From experimental results of an a-Si sample subjected to laser crystallization, conducted by Applicants in research associated with the Lawrence Livermore National Laboratory, the formation of waveguides is clearly observed with fairly smooth sidewalls. The variation of the deposited a-Si refractive index with the deposition parameters allows the fabrication of very high-index step waveguides, which makes it very appealing, for example, for sharp bends and therefore high density optical interconnects. This architecture has the advantage that the core is a homogeneous as-deposited amorphous material, unaltered by post-deposition processing for influencing the refractive index, and therefore should minimize transmission losses arising from optical scattering. Additionally, means other than traditional photolithographic techniques may be utilized which conventionally form the core and cladding by layered deposition, which consequently accelerates the process and makes it more cost efficient. And the direct patterning process of the present invention avoids the need for bonding separate components together, such as for example, with silica glue, phosphate glue, epoxy polymer of diffusion bonding. The absence of such bonding, i.e. bonds or seams between the crystallized and non-crystallized regions, also precludes any type of surface figuring between-bonded layers to achieve a level of flatness (e.g. λ/20 wave flatness) prior to bonding in order to minimize losses at the bonds.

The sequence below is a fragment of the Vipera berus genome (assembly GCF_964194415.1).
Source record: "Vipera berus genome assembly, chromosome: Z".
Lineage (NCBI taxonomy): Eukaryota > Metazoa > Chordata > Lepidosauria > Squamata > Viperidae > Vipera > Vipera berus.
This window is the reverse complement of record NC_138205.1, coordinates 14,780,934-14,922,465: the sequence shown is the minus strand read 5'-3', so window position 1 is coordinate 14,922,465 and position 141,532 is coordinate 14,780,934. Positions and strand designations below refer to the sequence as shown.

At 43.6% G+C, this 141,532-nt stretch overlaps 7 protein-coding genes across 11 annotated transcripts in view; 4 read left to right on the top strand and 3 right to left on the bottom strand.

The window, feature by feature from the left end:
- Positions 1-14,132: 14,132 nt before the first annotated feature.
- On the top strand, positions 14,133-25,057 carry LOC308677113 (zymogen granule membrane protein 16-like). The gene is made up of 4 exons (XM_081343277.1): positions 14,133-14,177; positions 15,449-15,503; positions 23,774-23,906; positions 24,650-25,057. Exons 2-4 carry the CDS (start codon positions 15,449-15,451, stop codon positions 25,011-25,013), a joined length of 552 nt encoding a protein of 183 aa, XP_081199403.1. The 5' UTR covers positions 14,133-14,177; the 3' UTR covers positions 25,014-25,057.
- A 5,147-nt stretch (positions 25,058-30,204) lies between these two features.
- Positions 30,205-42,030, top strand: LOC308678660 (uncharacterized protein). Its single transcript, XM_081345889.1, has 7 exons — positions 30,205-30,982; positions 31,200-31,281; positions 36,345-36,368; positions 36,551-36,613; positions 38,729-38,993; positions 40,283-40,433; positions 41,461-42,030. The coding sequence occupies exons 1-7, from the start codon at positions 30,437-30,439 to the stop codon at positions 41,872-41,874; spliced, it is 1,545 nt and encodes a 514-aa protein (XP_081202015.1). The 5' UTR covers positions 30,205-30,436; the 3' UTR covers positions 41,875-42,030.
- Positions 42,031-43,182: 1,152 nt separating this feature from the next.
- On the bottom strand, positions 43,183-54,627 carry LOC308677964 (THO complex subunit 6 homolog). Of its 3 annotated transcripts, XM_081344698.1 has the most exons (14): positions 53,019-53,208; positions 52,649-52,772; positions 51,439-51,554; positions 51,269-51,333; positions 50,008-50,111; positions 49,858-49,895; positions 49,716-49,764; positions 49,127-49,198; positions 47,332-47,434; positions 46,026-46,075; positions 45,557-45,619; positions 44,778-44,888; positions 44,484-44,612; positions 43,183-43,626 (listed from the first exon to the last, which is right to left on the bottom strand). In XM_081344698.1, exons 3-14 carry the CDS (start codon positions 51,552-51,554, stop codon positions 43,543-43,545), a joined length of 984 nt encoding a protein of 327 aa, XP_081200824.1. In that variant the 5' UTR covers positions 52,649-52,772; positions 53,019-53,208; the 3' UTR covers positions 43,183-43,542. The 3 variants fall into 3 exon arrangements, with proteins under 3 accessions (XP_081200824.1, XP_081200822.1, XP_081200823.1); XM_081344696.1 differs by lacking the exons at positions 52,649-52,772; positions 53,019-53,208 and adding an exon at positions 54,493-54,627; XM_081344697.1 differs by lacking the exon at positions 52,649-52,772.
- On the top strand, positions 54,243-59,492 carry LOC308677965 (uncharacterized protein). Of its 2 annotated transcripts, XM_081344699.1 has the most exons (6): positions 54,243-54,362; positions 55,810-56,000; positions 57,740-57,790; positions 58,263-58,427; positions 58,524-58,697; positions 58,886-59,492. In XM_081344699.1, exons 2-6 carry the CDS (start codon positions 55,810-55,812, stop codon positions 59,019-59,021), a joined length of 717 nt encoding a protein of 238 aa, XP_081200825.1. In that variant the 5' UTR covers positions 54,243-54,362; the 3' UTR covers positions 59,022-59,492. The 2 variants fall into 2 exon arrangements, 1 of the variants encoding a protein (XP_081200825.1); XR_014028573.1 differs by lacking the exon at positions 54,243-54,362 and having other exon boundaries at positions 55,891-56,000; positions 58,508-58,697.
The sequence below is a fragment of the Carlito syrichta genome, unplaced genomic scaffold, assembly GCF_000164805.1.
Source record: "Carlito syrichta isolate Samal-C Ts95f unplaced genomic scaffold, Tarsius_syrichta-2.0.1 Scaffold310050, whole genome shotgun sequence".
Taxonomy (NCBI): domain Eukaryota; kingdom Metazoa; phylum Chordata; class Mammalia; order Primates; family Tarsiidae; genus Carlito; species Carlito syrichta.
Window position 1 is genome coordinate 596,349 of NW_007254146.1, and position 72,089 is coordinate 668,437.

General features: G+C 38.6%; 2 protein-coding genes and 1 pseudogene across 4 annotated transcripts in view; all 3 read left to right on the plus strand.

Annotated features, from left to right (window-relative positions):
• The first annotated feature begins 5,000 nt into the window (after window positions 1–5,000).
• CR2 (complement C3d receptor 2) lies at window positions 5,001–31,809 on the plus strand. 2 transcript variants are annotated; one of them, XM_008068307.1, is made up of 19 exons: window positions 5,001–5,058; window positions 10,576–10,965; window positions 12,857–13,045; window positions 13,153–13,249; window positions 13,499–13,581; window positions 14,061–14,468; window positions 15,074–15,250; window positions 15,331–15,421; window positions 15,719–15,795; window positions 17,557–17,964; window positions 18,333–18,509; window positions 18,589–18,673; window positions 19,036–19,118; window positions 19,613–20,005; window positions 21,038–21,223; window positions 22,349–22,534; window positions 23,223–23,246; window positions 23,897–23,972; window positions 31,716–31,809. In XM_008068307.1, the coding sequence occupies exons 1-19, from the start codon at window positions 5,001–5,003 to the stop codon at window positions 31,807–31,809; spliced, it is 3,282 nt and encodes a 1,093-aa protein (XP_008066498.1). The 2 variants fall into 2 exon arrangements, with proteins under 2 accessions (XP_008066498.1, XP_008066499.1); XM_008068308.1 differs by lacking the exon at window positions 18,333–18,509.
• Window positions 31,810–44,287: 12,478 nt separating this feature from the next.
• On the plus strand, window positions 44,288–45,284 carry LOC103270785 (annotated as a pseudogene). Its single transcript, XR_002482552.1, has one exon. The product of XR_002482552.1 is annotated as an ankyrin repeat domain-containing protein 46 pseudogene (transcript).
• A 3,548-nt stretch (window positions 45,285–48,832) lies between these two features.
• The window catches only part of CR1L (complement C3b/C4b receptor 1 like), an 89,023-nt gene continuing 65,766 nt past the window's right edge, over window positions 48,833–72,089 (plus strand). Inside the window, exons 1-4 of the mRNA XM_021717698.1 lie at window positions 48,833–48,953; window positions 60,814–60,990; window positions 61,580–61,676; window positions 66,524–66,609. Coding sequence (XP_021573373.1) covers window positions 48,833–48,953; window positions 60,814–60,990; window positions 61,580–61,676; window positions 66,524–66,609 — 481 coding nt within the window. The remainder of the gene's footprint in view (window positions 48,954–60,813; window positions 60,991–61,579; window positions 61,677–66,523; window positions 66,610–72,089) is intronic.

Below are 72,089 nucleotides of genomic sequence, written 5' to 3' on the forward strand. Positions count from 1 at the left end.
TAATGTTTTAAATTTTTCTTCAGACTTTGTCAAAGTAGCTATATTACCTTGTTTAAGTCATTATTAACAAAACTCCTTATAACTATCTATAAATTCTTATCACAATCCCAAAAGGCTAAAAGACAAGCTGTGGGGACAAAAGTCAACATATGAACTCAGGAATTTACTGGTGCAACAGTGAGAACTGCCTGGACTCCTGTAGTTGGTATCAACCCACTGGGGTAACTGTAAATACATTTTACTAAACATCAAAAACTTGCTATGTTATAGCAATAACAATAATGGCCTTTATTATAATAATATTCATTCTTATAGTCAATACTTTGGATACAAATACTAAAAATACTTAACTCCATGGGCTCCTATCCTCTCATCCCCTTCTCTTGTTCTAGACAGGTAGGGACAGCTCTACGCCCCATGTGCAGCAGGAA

The foregoing is illustrative of the present invention and is not to be construed as limiting thereof. The invention is defined by the following claims, with equivalents of the claims to be included therein.
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|U.S. Classification||385/130, 385/131|
|International Classification||G02B6/132, G02B6/12|
|Cooperative Classification||G02B6/132, G02B2006/12173, G02B2006/12169, G02B2006/12061|
|Jun 17, 2004||AS||Assignment|
|Oct 12, 2004||AS||Assignment|
|Jun 23, 2008||AS||Assignment|
Owner name: LAWRENCE LIVERMORE NATIONAL SECURITY LLC, CALIFORN
Free format text: ASSIGNMENT OF ASSIGNORS INTEREST;ASSIGNOR:THE REGENTS OF THE UNIVERSITY OF CALIFORNIA;REEL/FRAME:021217/0050
Effective date: 20080623
|Jan 30, 2009||FPAY||Fee payment|
Year of fee payment: 4
|Mar 20, 2013||REMI||Maintenance fee reminder mailed|
|Aug 2, 2013||LAPS||Lapse for failure to pay maintenance fees|
|Sep 24, 2013||FP||Expired due to failure to pay maintenance fee|
Effective date: 20130802